Then there’s the sounds. The sound of summer. Lawn mowers, bees, flies, police sirens, other people’s music sounding twice as loud because you and they have the windows open. Oscillating fans in the bedroom at night, the buzz of an air conditioning unit… To a neurotypical person, these things are just the background music to summer. To someone with sensory differences they are a crashing great symphony that can serve to drown out even thought.
One thought I had, and it probably spans several different sensory areas, is footwear. Our human feet are a crucial part of our balance system. Enclosed in normal shoes our toes and feet are protected. Suddenly place these same toes and feet into open toe summer shoes, and the sensation is totally different. I have seen Melon try to run in sandals with her toes curled up. I didn’t understand why at the time, now I realise it was because she couldn’t bear the feeling of grass, plants and other things brushing lightly across her toes as she was moving. Now, I either put socks on her or avoid sandals altogether.
Beyond the texture issues though, running with curled toes seriously affects your balance, which feeds into those vestibular sensory seeking and defending behaviours that are experienced by so many autistic people.
The smell of summer. I’ve heard people use the phrase “it’s stinking hot”. And you know, sometimes it really is. Things smell more in the summer. There’s the good smells – flowers, rain hitting the scorched earth, newly mown grass… To me, these are all pleasant, natural, soothing scents, but they might not be for everybody. There are other smells – the smell of barbecues, the smell of fuel and cars, the smell of people. On a windless day, scents can hang heavy in the air. Even I as a Committed meat lover can find the smell of barbecued meat a bit off-putting. Imagine how it must feel for someone with sensory differences and taste issues centred around food.
Then there’s the smell of people. A side effect of all that heat and the uncovered bodies is that we can smell more of each other accidentally than at any other time of year. Sweat, perfume, aftershave… It all seeps out of our pores and into the atmosphere around us. I vividly remember when I was pregnant with Melon, I had to sit in a car with someone, a male, who I knew socially. He had been to the pub the day before, he was a big guy, it was a small car. The smell of the alcohol in his sweat, mixed in with the aftershave he was wearing made me feel physically sick (pregnant women have a heightened sense of smell). I couldn’t tell him, he’d have been deeply hurt, so I Managed to open a car window and got through the journey without dry heaving too obviously. Imagine if I was Melon, and I couldn’t open the car window, or verbalise the fact that I felt sick, and everyone around me just expected me to carry on as usual…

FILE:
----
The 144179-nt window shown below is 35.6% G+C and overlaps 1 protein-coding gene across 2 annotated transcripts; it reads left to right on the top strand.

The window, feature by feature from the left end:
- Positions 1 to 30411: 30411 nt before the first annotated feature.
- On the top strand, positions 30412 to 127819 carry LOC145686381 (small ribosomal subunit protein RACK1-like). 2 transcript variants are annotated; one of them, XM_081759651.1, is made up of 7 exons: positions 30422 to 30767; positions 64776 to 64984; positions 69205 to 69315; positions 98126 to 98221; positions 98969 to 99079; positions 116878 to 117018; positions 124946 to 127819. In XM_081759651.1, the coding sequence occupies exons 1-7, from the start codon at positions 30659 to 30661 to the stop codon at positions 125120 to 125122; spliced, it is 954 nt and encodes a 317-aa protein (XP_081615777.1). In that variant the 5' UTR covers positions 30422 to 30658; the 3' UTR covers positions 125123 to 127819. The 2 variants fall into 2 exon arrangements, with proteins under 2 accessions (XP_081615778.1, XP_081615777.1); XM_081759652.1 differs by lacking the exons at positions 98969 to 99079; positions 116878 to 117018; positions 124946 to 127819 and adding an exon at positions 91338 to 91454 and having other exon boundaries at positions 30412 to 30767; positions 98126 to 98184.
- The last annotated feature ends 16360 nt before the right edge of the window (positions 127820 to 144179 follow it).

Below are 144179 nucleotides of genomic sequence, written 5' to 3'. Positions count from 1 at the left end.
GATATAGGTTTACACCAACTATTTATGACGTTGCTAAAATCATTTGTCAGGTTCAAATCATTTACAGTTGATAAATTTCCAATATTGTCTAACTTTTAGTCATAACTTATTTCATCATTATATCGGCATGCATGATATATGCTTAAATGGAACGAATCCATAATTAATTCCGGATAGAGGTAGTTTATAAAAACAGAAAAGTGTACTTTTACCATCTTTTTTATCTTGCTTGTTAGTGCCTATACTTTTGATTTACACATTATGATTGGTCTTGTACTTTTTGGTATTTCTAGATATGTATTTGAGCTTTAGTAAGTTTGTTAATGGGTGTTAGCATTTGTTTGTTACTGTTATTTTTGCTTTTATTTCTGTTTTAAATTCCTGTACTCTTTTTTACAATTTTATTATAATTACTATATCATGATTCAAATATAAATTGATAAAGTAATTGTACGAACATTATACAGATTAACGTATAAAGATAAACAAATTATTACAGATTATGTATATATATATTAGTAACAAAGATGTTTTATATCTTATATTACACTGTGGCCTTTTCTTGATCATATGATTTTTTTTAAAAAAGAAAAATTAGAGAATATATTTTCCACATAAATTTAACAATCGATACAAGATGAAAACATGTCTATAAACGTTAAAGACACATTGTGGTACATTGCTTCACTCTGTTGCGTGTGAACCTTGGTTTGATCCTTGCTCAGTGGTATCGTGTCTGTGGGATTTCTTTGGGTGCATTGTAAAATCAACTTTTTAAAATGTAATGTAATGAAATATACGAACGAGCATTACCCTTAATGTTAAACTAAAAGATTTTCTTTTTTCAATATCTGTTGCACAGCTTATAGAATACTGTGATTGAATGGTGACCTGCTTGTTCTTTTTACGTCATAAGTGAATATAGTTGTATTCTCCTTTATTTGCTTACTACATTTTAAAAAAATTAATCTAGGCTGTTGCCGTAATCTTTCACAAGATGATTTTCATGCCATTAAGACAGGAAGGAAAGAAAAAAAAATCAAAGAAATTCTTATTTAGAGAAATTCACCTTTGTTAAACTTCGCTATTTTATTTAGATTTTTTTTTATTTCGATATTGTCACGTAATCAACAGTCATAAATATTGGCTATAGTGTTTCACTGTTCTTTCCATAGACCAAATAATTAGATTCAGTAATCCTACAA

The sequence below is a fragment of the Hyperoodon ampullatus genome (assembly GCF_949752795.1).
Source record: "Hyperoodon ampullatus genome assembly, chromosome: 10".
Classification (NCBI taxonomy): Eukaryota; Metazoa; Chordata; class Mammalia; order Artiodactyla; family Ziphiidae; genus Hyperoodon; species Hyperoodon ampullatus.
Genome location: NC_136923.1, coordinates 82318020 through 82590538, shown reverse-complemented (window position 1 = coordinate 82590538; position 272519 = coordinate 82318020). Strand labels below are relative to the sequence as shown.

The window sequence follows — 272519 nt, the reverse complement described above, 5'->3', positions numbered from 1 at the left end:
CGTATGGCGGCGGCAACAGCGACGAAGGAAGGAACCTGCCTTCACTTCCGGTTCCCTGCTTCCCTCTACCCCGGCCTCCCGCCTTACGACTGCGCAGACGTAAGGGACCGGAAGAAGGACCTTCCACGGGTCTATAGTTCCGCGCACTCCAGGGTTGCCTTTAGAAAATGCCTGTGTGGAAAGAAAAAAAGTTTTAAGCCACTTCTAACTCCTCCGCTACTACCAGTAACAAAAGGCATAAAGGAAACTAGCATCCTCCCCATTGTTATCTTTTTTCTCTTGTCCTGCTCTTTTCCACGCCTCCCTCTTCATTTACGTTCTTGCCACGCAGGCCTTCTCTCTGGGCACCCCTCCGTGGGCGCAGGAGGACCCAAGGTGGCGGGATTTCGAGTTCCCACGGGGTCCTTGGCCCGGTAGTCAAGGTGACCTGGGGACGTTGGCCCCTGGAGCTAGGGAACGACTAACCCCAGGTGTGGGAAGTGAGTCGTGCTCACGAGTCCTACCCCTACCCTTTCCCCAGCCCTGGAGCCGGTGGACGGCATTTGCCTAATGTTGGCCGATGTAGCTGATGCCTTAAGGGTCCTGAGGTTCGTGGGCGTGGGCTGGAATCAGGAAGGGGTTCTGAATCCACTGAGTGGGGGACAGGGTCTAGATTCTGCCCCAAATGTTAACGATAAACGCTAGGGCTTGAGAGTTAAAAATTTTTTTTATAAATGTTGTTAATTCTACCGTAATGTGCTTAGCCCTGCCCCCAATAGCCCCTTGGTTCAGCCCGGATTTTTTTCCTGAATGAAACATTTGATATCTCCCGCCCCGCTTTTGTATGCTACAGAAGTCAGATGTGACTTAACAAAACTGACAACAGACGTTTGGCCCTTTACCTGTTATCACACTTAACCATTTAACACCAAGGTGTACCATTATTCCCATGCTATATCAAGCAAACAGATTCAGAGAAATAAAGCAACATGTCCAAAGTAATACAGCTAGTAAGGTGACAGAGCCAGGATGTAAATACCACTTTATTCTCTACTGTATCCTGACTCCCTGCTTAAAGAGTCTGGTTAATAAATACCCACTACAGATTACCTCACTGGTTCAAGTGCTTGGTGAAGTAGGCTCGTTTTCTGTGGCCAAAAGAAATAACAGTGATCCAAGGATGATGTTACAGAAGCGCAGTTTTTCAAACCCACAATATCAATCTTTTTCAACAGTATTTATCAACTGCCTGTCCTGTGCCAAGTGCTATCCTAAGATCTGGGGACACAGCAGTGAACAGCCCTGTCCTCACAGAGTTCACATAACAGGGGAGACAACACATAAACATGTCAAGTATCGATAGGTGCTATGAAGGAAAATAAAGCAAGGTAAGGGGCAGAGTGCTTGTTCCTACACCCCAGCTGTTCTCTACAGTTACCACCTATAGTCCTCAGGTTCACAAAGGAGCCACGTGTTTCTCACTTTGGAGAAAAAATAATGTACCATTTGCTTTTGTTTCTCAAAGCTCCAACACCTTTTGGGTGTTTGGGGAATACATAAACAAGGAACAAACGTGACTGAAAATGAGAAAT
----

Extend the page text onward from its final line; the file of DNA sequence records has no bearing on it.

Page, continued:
There are other issues with summer. The fact that school shuts for several weeks and routines are totally disrupted, the prospect of a new teacher, new term, new pressures lurks on the horizon. For those with grass pollen allergies, which is many of our children, the pollen count is at it’s most irritating, nose tickling, head-muddling high during the summer months. Those light evenings also mean social gatherings, barbecues, parties, visitors…all of which serve to disrupt and alter the familiar and the routine, and they require a level of casual sociability which just doesn’t come naturally to many autistic people.
I’ve made summer sound pretty dreadful here. It honestly isnt. There are many, many aspects of this wonderful season that Melon enjoys, especially the chance to be outside so much, and spend so much time around nature.
I can’t deny the difficulties it throws up for though. For us and for her. You may not share any of the challenges I’ve written about. You might find this list woefully inadequate. I hope it has helped you get a little closer to understanding the sensory experience of one little autistic girl, my daughter, as she navigates her way through her usual daily routine, summer style. Writing it has certainly helped to reinforce some things in my mind. If it helps you understand yourself, or someone in your life a little bit better this summer, then all the better.
Summer summer summertime, let’s just sit back and unwind… Maybe….